Das Ich und seine zwei Welten.
Zur evolutionsbiologischen Dialektik der Kultur-Natur-Beziehung
Jahrbuch für Ethnomedizin und Bewußtseinsforschung 5.1996:159-212
The I and its two worlds.
On the evolutionary-biological dialectic of the culture-nature relation
##The development of human cultural history can be interpreted as a meaningful continuation of phylogeny from the perspective of evolutionary biology. The appearance of the semantically organized consciousness represents a stage of development which is advantageous in the fight for survival. Furthermore, the formation of the verbal space of consciousness in man is connected with the splitting off of civilized man from nature and with an alienation of his conscious I from the unconsciously acting instinctive parts. The hypothesis examined here sees the origin of these tensions in the system 'man' as well as in the relation human civilization/nature in the inadequate, verbally anchored neocortical representation of the inner and outer world. Compared with other mammals, man is born in a very immature state and is being exposed to the influences of the external world before the cortical scheme of his own body-parts is ripe and functioning. The hypothesis is put forward that this leads to a fundamental mingling of the perception areas of the 'inside' and the 'outside', which can be clearly seen in early cultures: own affects are projected outwards, while external natural forces are perceived internally. These erroneous connections are fixed through the verbal definition of the world and the symbolic object-permanency associated with it, and they are maintained by the cultures on different stages of development. The correction of the world-definition takes place with the help of religious images or cultural leitmotivs, which are attributed to the surfacing of increasingly early, preverbal experiences down to birth. The integration of the birth experience, which is nowadays visible both in psychosomatic symptoms and on the level of social phenomena, is interpreted as a cultural coming of age. The example of Christian symbolism should serve to illustrate the developmental stages of the I of European stamp and their possible further development as biologically substantiated process.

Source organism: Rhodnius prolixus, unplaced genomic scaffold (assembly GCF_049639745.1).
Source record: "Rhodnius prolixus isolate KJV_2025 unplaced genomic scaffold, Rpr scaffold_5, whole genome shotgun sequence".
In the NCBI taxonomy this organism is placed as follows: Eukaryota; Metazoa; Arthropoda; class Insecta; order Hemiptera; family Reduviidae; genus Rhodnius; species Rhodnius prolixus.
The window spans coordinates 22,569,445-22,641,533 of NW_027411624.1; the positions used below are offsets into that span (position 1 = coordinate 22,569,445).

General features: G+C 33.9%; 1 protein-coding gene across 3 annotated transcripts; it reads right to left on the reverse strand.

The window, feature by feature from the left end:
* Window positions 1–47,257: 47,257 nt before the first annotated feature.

Keywords: cultural evolution, evolutionary biology, I-development, perinatal psychology##, religion and biology.